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Arsenal Vs Spurs: The good, the bad, the ugly

Arsenal, Shkodran Mustafi (Photo by Julian Finney/Getty Images)

On Sunday afternoon, Arsenal fell to Spurs in Mikel Arteta’s first North London Derby as manager. Here is the good, the bad, and the ugly from the 2-1 loss.

On Sunday afternoon, Arsenal came crashing back to earth as their strong run of form ended with a disappointing defeat to their bitter rivals, Tottenham Hotspur. Alexandre Lacazette opened the scoring with a thumping strike, before the defence combined to throw away the one-goal lead and leave the Gunners facing a bleak prospect.

In this recap, we take a closer look at the good, the bad, and the ugly from Mikel Arteta’s first North London Derby as manager.

LONDON, ENGLAND – JULY 12: Giovani Lo Celso of Tottenham Hotspur and Dani Ceballos of Arsenal FC in action during the Premier League match between Tottenham Hotspur and Arsenal FC at Tottenham Hotspur Stadium on July 12, 2020 in London, United Kingdom. (Photo by Sebastian Frej/MB Media/Getty Images)

The Good: Emiliano Martinez, Dani Ceballos, and Hector Bellerin

When Bernd Leno returns from injury next season, he may have a tough time getting back into the first XI. Emiliano  Martinez has been simply outstanding in every aspect in the German’s absence. His shot-stopping ability has been on par and he actually looks better in other areas such as distribution and coming for crosses. The Argentine was quick off his line to deny Harry Kane on a couple of occasions and he made a spectacular save to tip Ben Davies’s shot from distance onto the bar.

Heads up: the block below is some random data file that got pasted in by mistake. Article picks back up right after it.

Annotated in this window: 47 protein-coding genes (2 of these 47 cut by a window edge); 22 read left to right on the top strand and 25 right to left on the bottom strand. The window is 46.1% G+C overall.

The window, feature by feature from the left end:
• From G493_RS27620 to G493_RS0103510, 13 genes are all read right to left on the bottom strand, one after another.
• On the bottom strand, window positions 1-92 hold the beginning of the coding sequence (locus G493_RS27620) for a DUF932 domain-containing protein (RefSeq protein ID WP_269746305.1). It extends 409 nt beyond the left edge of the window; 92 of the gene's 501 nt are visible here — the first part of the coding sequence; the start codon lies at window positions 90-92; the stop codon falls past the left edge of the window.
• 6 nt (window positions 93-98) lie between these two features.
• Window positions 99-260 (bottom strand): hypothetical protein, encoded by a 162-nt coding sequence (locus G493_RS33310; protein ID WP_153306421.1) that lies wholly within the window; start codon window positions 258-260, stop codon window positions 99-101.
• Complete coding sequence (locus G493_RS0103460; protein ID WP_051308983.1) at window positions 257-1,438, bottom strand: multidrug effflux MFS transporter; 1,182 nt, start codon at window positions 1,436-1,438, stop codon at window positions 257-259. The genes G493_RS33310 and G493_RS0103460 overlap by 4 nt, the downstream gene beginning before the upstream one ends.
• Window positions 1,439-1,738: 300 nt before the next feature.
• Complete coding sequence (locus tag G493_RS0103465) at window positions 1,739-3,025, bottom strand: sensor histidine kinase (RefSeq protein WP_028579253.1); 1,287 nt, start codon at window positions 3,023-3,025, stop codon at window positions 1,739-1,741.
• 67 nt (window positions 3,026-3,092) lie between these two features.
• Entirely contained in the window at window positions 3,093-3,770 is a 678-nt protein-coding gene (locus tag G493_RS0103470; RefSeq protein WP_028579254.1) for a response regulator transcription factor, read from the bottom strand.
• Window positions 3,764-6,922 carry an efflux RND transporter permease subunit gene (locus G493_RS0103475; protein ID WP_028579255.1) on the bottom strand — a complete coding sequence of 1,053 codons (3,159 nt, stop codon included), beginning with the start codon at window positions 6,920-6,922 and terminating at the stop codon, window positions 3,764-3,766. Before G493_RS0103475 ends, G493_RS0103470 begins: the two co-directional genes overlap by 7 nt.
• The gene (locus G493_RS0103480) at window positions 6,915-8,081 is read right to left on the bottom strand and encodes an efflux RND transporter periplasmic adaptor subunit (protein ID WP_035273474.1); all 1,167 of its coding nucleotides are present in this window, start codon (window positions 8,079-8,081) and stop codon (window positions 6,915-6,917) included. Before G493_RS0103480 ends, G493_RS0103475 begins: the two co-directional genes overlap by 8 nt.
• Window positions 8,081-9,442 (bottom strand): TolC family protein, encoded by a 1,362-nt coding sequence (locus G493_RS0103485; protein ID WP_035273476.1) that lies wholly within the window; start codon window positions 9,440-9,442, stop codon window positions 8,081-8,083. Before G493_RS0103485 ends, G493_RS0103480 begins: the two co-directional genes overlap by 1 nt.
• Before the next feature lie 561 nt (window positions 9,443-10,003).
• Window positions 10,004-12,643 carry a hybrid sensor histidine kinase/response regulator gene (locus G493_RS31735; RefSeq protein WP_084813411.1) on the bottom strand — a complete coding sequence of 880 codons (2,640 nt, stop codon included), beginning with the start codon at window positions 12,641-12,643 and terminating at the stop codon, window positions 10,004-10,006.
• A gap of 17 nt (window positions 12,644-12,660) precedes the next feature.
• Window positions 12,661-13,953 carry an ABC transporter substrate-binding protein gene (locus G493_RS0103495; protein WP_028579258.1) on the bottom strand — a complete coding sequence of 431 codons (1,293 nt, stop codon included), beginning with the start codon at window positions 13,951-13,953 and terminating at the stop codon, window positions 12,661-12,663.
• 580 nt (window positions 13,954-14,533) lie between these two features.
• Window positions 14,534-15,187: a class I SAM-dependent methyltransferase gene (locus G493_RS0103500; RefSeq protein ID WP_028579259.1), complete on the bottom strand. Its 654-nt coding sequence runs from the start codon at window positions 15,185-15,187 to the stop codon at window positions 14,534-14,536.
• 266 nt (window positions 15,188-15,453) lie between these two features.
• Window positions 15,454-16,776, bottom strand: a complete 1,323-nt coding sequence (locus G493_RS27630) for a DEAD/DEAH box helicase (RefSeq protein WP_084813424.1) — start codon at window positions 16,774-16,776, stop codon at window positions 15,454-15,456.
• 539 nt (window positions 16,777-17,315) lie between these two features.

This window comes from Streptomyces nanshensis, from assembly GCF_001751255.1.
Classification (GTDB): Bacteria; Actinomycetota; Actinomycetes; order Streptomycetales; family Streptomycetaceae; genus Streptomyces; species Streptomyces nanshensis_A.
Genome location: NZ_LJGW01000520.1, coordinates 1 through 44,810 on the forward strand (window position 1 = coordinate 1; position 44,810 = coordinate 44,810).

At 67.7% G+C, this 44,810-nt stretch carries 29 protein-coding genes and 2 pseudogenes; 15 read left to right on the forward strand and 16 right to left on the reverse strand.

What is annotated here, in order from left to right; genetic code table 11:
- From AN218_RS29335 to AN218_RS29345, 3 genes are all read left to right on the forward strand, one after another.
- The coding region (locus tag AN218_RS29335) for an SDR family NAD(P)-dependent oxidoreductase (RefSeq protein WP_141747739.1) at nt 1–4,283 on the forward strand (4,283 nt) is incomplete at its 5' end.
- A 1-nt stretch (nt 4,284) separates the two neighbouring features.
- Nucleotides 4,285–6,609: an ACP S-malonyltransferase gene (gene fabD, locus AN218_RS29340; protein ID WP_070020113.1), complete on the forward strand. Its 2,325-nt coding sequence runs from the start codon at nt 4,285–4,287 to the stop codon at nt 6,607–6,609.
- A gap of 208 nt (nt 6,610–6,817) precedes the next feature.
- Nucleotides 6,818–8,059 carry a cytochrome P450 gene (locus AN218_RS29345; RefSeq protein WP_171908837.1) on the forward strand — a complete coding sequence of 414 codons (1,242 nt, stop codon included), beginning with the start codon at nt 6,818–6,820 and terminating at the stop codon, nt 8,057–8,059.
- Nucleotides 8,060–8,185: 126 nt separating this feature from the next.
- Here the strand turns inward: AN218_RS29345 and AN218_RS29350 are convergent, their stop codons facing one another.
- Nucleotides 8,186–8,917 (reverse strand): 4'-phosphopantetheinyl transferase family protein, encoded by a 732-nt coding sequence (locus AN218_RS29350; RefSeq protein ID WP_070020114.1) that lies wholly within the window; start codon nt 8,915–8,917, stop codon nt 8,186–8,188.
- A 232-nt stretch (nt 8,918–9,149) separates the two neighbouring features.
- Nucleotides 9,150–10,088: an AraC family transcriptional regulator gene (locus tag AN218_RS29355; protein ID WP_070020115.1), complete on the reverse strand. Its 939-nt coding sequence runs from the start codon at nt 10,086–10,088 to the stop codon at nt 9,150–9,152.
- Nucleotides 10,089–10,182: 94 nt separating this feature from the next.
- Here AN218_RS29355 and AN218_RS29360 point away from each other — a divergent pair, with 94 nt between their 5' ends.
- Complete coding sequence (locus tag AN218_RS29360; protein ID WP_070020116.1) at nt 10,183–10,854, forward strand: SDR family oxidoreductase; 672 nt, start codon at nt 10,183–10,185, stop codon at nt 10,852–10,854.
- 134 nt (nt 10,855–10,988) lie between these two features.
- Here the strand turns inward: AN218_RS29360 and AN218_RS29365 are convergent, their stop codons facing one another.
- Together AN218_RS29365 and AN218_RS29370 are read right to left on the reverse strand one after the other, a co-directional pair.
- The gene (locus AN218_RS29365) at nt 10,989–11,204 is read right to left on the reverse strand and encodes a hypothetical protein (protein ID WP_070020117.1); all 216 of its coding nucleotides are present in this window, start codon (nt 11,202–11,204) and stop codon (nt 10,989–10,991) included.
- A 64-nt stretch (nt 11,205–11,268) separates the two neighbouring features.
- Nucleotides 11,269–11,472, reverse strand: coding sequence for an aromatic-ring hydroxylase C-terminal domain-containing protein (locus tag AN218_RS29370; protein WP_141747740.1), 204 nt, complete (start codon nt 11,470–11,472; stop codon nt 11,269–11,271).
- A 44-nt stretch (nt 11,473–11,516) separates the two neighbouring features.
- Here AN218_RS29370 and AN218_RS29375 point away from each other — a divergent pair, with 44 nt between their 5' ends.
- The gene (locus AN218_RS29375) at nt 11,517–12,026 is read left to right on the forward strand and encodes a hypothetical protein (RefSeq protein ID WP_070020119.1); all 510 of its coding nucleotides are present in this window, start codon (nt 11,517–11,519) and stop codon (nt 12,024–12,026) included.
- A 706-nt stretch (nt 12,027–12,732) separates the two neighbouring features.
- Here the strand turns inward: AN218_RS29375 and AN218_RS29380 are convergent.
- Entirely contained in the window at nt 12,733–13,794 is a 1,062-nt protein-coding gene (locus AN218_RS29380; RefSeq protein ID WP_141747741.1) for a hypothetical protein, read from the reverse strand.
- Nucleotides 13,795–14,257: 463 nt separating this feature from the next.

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In midfield, Dani Ceballos continued his strong form, working diligently off the ball and playing some excellent penetrating passes forward. He and Granit Xhaka helped Arsenal control large stretches of the game, particularly in the second half when the Gunners had 76% possession. During this spell, they created a few decent chances, the best of which fell to Pierre-Emerick Aubameyang, whose shot cannoned off the crossbar. Mikel Arteta seems keen on bringing the Spaniard back next season, possibly on another loan, and based on this performance, it is easy to see why.

While this was not one of Kieran Tierney’s better games, Hector Bellerin was much improved on the attacking end. He completed three successful dribbles in the first half, more than the entire Spurs team. There was one great chance in particular that he created, racing down the right flank and putting in a decent cross which Aubameyang uncharacteristically scuffed. They say competition breeds excellence. Perhaps the arrival of Cedric Soares has lit a fire under Bellerin, who looks substantially sharper and more focused.

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